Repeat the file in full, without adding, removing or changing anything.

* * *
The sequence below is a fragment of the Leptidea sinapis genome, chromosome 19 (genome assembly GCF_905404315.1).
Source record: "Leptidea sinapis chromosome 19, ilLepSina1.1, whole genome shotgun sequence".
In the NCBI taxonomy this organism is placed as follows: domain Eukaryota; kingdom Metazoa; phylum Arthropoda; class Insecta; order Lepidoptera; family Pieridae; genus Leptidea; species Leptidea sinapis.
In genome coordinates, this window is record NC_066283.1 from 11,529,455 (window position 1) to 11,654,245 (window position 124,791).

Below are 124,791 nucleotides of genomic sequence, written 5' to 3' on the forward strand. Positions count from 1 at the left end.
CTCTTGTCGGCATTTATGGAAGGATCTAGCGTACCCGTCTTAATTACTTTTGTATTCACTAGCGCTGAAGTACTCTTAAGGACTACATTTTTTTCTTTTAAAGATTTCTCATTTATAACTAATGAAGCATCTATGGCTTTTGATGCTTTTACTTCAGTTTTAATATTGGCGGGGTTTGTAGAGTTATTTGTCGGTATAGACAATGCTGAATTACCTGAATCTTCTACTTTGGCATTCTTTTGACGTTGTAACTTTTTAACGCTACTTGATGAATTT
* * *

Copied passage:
The sequence below is a fragment of the Leptidea sinapis genome, chromosome 19 (genome assembly GCF_905404315.1).
Source record: "Leptidea sinapis chromosome 19, ilLepSina1.1, whole genome shotgun sequence".
In the NCBI taxonomy this organism is placed as follows: domain Eukaryota; kingdom Metazoa; phylum Arthropoda; class Insecta; order Lepidoptera; family Pieridae; genus Leptidea; species Leptidea sinapis.
In genome coordinates, this window is record NC_066283.1 from 11,529,455 (window position 1) to 11,654,245 (window position 124,791).

Below are 124,791 nucleotides of genomic sequence, written 5' to 3' on the forward strand. Positions count from 1 at the left end.
CTCTTGTCGGCATTTATGGAAGGATCTAGCGTACCCGTCTTAATTACTTTTGTATTCACTAGCGCTGAAGTACTCTTAAGGACTACATTTTTTTCTTTTAAAGATTTCTCATTTATAACTAATGAAGCATCTATGGCTTTTGATGCTTTTACTTCAGTTTTAATATTGGCGGGGTTTGTAGAGTTATTTGTCGGTATAGACAATGCTGAATTACCTGAATCTTCTACTTTGGCATTCTTTTGACGTTGTAACTTTTTAACGCTACTTGATGAATTT